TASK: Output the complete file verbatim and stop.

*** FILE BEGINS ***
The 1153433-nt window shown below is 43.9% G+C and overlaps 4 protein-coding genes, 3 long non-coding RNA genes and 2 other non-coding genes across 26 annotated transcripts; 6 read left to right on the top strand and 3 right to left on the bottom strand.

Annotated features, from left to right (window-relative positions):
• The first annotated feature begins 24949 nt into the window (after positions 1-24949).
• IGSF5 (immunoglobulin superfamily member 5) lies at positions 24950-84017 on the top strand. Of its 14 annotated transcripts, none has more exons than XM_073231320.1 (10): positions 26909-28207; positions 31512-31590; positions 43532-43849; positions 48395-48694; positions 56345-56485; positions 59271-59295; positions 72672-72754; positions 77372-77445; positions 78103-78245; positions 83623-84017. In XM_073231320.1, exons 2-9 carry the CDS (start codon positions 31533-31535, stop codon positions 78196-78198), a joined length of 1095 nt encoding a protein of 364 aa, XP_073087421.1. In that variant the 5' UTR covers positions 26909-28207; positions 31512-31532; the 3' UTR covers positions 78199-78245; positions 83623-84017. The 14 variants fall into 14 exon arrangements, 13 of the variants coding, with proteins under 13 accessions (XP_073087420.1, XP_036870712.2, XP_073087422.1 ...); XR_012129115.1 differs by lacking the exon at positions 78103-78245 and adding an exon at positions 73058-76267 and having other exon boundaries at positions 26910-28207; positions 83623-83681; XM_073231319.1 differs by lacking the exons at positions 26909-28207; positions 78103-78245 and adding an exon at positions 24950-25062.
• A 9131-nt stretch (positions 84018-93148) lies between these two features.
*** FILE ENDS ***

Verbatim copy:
The 1153433-nt window shown below is 43.9% G+C and overlaps 4 protein-coding genes, 3 long non-coding RNA genes and 2 other non-coding genes across 26 annotated transcripts; 6 read left to right on the top strand and 3 right to left on the bottom strand.

Annotated features, from left to right (window-relative positions):
• The first annotated feature begins 24949 nt into the window (after positions 1-24949).
• IGSF5 (immunoglobulin superfamily member 5) lies at positions 24950-84017 on the top strand. Of its 14 annotated transcripts, none has more exons than XM_073231320.1 (10): positions 26909-28207; positions 31512-31590; positions 43532-43849; positions 48395-48694; positions 56345-56485; positions 59271-59295; positions 72672-72754; positions 77372-77445; positions 78103-78245; positions 83623-84017. In XM_073231320.1, exons 2-9 carry the CDS (start codon positions 31533-31535, stop codon positions 78196-78198), a joined length of 1095 nt encoding a protein of 364 aa, XP_073087421.1. In that variant the 5' UTR covers positions 26909-28207; positions 31512-31532; the 3' UTR covers positions 78199-78245; positions 83623-84017. The 14 variants fall into 14 exon arrangements, 13 of the variants coding, with proteins under 13 accessions (XP_073087420.1, XP_036870712.2, XP_073087422.1 ...); XR_012129115.1 differs by lacking the exon at positions 78103-78245 and adding an exon at positions 73058-76267 and having other exon boundaries at positions 26910-28207; positions 83623-83681; XM_073231319.1 differs by lacking the exons at positions 26909-28207; positions 78103-78245 and adding an exon at positions 24950-25062.
• A 9131-nt stretch (positions 84018-93148) lies between these two features.